The opening sequence is like an adrenaline rush, as the names of the cast, production crew, and production companies pass in milliseconds, and colors and fonts change just as quickly. It’s a show, and when LFO’s intense techno track “Freak” turns halfway, it prepares viewers for a hallucinogenic, dreamlike journey of a movie.

3 Catch Me If You Can (2002)

Catch Me If You Can minimalist animation featuring the chase between Abagnale and the FBI agent

Being one of the best cat and mouse movies ever made, the opening of Catch Me If You Can play almost the entire movie in minutes with stick figures. The art style is wonderful, as the colors change to match the globetrotter backdrops seen in the movie, and, paired with one of John Williams’ most underrated scores, which is almost jazzy, it’s a work of art.

The style should even be a movie itself, and even Spielberg himself must have liked it, as he replicated the opening titles in The Adventures of Tintin nine years later.

2 Deadpool (2016)

Be as fourth breaking the wall as dead Pool is that the credits say it as it is. Instead of saying “with Ryan Reynolds” he says “with the perfect idiot of God”, and it’s apparently written by “the real heroes”, which has surely received applause from all the writers who have seen it. for the first time, as they notoriously don’t. get the credit they deserve. The joke was continued in the second movie, and with Deadpool 3 finally in development, it’ll likely be done again.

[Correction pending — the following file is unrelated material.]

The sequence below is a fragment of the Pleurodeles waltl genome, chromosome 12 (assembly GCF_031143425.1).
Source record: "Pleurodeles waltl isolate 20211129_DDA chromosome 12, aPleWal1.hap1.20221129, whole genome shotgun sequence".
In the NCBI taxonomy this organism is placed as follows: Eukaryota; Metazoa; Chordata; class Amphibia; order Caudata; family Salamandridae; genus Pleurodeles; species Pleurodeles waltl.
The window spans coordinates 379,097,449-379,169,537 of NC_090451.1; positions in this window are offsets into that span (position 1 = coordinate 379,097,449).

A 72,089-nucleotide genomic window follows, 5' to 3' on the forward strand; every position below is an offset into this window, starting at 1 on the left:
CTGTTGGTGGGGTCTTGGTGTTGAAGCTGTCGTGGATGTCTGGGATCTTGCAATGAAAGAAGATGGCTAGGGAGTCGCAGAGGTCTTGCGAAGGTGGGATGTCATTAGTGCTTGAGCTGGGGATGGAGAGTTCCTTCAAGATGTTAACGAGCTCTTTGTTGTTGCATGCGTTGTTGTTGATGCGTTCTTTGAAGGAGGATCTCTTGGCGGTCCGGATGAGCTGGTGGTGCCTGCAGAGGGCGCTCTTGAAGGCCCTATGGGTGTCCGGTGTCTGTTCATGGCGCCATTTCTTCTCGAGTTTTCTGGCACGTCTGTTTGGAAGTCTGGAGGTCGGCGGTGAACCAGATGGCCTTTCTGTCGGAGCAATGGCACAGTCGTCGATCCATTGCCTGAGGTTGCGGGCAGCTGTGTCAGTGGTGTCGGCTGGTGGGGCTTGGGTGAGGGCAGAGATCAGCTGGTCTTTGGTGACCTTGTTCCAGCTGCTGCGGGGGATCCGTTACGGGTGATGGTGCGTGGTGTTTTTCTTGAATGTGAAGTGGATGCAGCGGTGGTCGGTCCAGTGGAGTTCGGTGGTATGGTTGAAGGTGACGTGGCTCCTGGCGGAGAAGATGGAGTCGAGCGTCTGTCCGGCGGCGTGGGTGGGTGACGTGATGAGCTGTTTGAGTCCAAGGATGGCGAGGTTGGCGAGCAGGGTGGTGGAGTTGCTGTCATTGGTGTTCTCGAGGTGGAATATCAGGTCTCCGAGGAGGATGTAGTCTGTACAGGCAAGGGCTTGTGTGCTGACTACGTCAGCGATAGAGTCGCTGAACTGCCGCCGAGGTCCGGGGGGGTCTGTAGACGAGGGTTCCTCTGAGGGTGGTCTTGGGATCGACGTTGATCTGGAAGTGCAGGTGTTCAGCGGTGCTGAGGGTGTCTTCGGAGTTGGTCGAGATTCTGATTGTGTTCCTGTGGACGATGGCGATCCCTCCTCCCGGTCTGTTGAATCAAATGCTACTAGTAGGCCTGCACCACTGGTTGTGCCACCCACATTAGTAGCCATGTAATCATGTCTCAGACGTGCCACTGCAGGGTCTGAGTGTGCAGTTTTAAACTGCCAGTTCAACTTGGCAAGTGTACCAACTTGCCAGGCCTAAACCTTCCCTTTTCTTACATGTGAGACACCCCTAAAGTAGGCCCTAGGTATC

1 Do the Right Thing (1989)


Do the right thing was Spike Lee’s escape movie for many reasons. It had a strong message, fun characters, and a vibrant color scheme, and the opening credit streak sets the mood perfectly. It almost sounds like a fan-made music video of Rosie Perez being shot dancing to Public Enemy’s “Fight The Power” in front of different sets in New York City. The song and the dance are in front of you, and that’s part of what makes it the best Spike Lee movie.

NEXT: 10 Best Movies That Break The Fourth Wall (According To IMDb)

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The 350-year-old civil war circle found in the south of the island https://letrasenredadas.com/the-350-year-old-civil-war-circle-found-in-the-south-of-the-island/ https://letrasenredadas.com/the-350-year-old-civil-war-circle-found-in-the-south-of-the-island/#respond Wed, 28 Apr 2021 19:01:37 +0000 https://letrasenredadas.com/the-350-year-old-civil-war-circle-found-in-the-south-of-the-island/

A 350-year-old gold ring discovered in the south of the island has just been declared a treasure in an investigation earlier this week.

He was discovered in a field by metal detector Lee Morgan, of Peel and owner of Morgan’s Pies bakery.